The last time the Fourth of July fell on a Friday was in 2008, when 66 people lost their lives in holiday weekend crashes on Pennsylvania roads, half of those in alcohol-related wrecks.
Hoping to avoid another deadly holiday weekend, the state Department of Transportation, state police and the Washington County District Attorney’s Crime Victim/Witness Assistance Program are urging drivers to not drink and drive.
“It was absolutely a deadly weekend,” Jay Ofsanik, PennDOT safety press officer, said Tuesday of the weekend six years ago. “We want to bring awareness to the upcoming holiday weekend and the tragedies that have happened on the roads in Pennsylvania.
“While this is a holiday to celebrate our independence, it has been a sad one for others.”
Betsy Dane, administrator for the county’s crime victims/witness program, said the loss of a loved one to crimes such as homicide or drunken driving is unimaginable for the families and immeasurable in the community.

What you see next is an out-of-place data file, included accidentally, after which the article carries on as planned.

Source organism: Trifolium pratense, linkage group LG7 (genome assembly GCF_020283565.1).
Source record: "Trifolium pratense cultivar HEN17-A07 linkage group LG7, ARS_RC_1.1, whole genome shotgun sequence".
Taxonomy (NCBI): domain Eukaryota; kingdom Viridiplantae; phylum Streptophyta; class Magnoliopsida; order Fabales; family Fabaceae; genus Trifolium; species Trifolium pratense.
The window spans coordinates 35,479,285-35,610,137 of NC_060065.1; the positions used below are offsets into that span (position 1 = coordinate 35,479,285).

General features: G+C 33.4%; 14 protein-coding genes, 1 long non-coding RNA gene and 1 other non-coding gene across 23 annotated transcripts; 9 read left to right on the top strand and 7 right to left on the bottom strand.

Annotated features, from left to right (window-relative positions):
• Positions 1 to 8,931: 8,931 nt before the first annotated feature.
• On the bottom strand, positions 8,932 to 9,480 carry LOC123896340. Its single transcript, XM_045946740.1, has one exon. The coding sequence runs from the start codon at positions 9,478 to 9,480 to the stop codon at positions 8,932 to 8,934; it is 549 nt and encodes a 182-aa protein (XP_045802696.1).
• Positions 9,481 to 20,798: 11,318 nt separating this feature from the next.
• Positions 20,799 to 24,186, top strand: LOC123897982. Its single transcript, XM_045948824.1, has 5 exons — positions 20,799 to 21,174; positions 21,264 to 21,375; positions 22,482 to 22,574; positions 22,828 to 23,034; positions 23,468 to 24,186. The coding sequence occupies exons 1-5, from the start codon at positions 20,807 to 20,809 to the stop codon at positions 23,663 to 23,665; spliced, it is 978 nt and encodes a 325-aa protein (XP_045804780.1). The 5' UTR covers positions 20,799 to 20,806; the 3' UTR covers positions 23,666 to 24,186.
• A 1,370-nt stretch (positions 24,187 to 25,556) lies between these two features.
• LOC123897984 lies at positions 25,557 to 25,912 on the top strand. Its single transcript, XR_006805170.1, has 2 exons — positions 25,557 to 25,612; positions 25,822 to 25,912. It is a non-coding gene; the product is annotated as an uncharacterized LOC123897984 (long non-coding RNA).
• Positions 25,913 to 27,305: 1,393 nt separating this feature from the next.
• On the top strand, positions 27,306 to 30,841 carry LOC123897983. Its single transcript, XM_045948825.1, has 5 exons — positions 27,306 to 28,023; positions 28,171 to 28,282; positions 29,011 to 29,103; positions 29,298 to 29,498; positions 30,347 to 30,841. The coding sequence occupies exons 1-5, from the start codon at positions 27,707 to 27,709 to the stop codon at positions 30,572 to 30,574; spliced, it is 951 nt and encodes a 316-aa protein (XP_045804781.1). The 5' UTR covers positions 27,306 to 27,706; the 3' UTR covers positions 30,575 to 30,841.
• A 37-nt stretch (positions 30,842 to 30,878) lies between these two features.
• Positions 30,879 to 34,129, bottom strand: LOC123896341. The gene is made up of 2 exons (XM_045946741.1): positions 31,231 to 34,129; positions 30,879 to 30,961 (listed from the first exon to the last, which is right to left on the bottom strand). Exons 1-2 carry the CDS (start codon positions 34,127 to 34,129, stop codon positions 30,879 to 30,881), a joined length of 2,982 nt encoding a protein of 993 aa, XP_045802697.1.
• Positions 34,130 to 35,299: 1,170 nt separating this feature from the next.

“If you are 21, it is legal to drink. And at 21, you probably have a license to drive,” Dane said. “It is illegal to mix the two. You don’t want to wake up every day knowing that you killed someone because you did mix the two.”
As a further reminder to drive safely, 19 flags signifying the lives of people killed on state roads on July 4 over the past five years were placed at the Washington Crime Victim’s Memorial Garden Tuesday.
State police Lt. Douglas Bartoe, patrol section supervisor for Troop B, which includes Washington and Greene counties, said troopers will be stepping up patrols this holiday. For state police reporting purposes, the holiday begins at midnight Friday and concludes at 11:59 p.m. Sunday.
“We will be looking to reduce the number of crashes and fatalities,” Bartoe said. “Hopefully, we can get through the weekend safely.”
Not only will troopers be looking for drunken drivers, but motorists driving aggressively and speeding.
State police also announced a sobriety checkpoint will be conducted in the area this weekend.